Bilbo could hear the whispers running through the crowd behind him as he made his way across the busy market square.
“Look! What an odd-looking fellow!” “He’s no Dwarf, certainly.” “Do you suppose it’s one of those, what d’you call them, Hobbits? Wasn’t there one here at the war?” “But is this the same fellow?” “It could be, could be.” “But he hardly looks old enough.” “King Bain would know.” “No, he wasn’t born yet then.” “We could ask him.” “Wouldn’t that be rude?”
He ignored them for the moment, intent on reaching his goal. He wanted to commission a new scabbard for Sting; the Dwarves were excellent craftsmen, but their talents lay more in the direction of swords themselves than in the scabbards and belts to hold them. King Dáin had insisted on giving him another bagful of the dragon-gold, despite Bilbo’s protests, so he had plenty of funds for something fine.
This man, Balan, was a cordwainer by trade, but Dwalin had told the Hobbit that he made war gear as a sideline, and was the best in Dale for such work. Bilbo could see several half-finished pieces waiting on hooks, and was impressed.
“What can I do for you, sir?” Balan inquired.
“I have a sword here,” Bilbo laid Sting on the table, “that deserves a better housing than it now has. You were recommended to me as the one to see for this.”
Balan lifted the blade respectfully and squinted at it. “This doesn’t look like Dwarf-work to me. Where did you come by it?”
“It is Elvish; I have been told that it was crafted in the First Age, in Beleriand or perhaps Gondolin. I found it in a Troll’s cave, many years ago, and it has served me well,” Bilbo replied. “I hope I shall not have to use it again, but in any case it should have a scabbard to match its dignity.”
“Certainly, certainly,” Balan murmured abstractedly, turning the sword over and examining the hilt, then testing the blade. “Did you want the leather tooled, inlaid? Design – had you anything in mind?” He looked up at the Hobbit. “A dragon, perhaps?”
Bilbo chuckled. “That would be a bit presumptuous. No, it is an Elvish blade, so I think an Elvish design. Perhaps an arrangement of stars, in silver?”
Balan shook his head. “Gold would be better. Silver will tarnish, you know. If we had the secret of the Dwarves’ mithril, that would be perfect, but we have not.”
“All right, I suppose gold will do. Stars, and perhaps a tree. I rather like the idea of a tree, for some reason.”
“It will have to be a very narrow tree,” Balan pointed out. “I could have a vine, twining around, and use stars as flowers.” He pulled a piece of scrap parchment towards him and used a charcoal-stick to sketch quickly. “Like this, you see?”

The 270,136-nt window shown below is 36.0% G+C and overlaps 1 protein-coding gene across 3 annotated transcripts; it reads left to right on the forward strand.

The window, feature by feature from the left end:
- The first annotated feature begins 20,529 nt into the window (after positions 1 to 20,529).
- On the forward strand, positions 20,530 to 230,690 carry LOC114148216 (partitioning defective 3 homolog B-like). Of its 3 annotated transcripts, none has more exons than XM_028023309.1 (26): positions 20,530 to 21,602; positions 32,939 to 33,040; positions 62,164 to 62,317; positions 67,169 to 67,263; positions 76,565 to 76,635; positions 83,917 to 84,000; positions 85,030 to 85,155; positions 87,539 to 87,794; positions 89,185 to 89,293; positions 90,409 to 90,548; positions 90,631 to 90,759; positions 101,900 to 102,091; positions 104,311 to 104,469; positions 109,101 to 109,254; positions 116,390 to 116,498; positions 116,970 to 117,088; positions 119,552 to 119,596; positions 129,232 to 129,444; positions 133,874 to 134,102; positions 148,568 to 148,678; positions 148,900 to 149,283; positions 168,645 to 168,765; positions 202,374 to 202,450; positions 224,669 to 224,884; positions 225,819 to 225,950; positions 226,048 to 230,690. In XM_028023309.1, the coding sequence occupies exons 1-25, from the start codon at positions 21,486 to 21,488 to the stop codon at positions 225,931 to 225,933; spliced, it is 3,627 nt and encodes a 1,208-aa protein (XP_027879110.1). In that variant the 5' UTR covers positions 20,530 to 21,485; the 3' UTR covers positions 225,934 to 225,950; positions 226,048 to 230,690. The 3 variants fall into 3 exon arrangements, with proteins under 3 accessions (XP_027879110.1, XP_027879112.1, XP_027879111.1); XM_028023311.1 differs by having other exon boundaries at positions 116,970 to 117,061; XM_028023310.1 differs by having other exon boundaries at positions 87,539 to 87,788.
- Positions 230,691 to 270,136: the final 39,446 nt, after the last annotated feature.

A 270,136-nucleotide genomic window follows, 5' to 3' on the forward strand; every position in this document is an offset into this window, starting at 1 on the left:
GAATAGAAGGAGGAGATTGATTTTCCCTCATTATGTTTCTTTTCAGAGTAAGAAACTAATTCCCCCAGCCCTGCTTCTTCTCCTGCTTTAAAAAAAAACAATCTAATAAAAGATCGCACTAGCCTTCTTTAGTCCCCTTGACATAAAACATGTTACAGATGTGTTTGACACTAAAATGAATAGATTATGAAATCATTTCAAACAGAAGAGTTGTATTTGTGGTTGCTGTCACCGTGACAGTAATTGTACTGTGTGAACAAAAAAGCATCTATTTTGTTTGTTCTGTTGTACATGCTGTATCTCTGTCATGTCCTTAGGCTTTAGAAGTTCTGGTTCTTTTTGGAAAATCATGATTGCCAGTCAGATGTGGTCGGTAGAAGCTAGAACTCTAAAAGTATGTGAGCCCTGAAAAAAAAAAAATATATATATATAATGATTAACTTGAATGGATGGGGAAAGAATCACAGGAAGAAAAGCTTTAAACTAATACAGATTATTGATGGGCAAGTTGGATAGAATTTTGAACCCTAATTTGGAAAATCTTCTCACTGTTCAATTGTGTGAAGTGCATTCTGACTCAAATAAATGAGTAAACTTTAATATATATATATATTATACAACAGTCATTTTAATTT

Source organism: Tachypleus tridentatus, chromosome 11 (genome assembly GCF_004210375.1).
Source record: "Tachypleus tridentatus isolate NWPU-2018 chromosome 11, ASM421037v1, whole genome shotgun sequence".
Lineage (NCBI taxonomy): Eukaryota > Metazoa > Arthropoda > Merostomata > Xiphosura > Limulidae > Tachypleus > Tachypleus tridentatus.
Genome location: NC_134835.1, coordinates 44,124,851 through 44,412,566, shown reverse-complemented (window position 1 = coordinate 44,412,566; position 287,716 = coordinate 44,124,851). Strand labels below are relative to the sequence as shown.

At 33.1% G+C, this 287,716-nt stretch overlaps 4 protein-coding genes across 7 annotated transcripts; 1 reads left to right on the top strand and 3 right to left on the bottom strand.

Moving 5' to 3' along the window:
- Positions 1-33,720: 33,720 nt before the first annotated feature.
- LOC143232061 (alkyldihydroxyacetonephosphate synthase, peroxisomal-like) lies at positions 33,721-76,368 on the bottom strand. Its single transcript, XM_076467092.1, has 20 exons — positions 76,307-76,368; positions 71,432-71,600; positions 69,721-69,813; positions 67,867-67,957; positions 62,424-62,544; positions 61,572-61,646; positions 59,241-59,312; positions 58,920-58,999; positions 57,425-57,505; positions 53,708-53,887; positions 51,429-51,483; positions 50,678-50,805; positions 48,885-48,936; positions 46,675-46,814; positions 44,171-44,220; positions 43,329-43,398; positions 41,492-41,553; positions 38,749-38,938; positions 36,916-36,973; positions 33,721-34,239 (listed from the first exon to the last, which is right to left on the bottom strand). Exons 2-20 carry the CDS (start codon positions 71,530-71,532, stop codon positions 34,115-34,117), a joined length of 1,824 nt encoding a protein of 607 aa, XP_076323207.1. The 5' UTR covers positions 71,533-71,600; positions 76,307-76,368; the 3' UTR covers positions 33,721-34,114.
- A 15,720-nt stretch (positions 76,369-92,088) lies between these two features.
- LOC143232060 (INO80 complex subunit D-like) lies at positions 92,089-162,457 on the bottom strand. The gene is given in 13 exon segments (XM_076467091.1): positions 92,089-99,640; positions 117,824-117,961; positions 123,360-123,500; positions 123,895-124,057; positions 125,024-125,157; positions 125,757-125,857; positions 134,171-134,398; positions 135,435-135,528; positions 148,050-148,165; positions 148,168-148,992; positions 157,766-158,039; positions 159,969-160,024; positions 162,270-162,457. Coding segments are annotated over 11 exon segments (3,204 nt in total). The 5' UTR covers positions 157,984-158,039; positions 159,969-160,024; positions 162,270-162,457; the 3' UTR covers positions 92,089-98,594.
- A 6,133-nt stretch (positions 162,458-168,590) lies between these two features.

The design seemed to leap off the page. Bilbo caught his breath and nodded. “That would be perfect. How much?”
Balan tapped his fingers against the table, counting. “Two silver crowns, and twenty coppers.”
“Two silvers,” returned Bilbo.
“Two and fifteen.”
“Two and ten.”
“Done,” and they shook hands.
Balan carefully measured the dimensions of the sword and jotted them on the same parchment. “It will take two weeks before I can have it ready, though,” he warned, gesturing around the shop. “I am a bit backlogged at the moment.”
“No matter,” said Bilbo. “I am visiting the King Under the Mountain for a month or more; and the old scabbard has served well enough till now. So I shall return in a fortnight. Good day to you, sir.”
“And a very good day to you, as well. You are Mister Bilbo Baggins, are you not?”
“I am indeed; but how do you know my name? Outside they were whispering and trying to decide. How is it that you seem to know me?”
Balan grinned broadly. “I was a lad in Laketown when you were there with the Dwarves. I remember the feasts the Master gave you, and you complaining that with your cold you couldn’t do justice to them. But you were still polite and thanked everyone at the end of each.”
“I see. Well, I’m amazed at your memory, Balan. Luckily it will not be so long till you see me again,” Bilbo bowed politely and left.
When he returned a fortnight later, word had clearly spread of his identity, for this time instead of whispers and rumors, he was greeted by name by several passers-by as he hurried to Balan’s shop.
“Here it is, Mister Baggins,” Balan unwrapped the scabbard from a piece of cloth.
“Beautiful,” said Bilbo sincerely. The tendrils of the vine seemed almost to be growing, and the stars peeped through as if he were lying beneath a bower and looking up at the sky. Sting slipped into the sheath perfectly. Bilbo handed Balan three silver crowns.
“I’ll get your change,” the man said, moving toward the back of the shop.
“No need,” Bilbo dismissed the matter. “For this, it’s worth every copper. Don’t undervalue yourself, man.”
Balan looked at him and nodded. “Fair-spoken, you are. I’m pleased to do business with you, Mister Baggins. You wouldn’t be wanting a pair of shoes, would you?”
Bilbo laughed and lifted one foot. “I fear not. Hobbits are not much of a shoe-wearing folk, you see. But if I wish to give a gift to one of my Dwarf friends ere I go – well, I will certainly bear it in mind.” He buckled the belt around his waist and adjusted its position. “Success to you.”
“And to you,” Balan held the door as the Hobbit left the shop.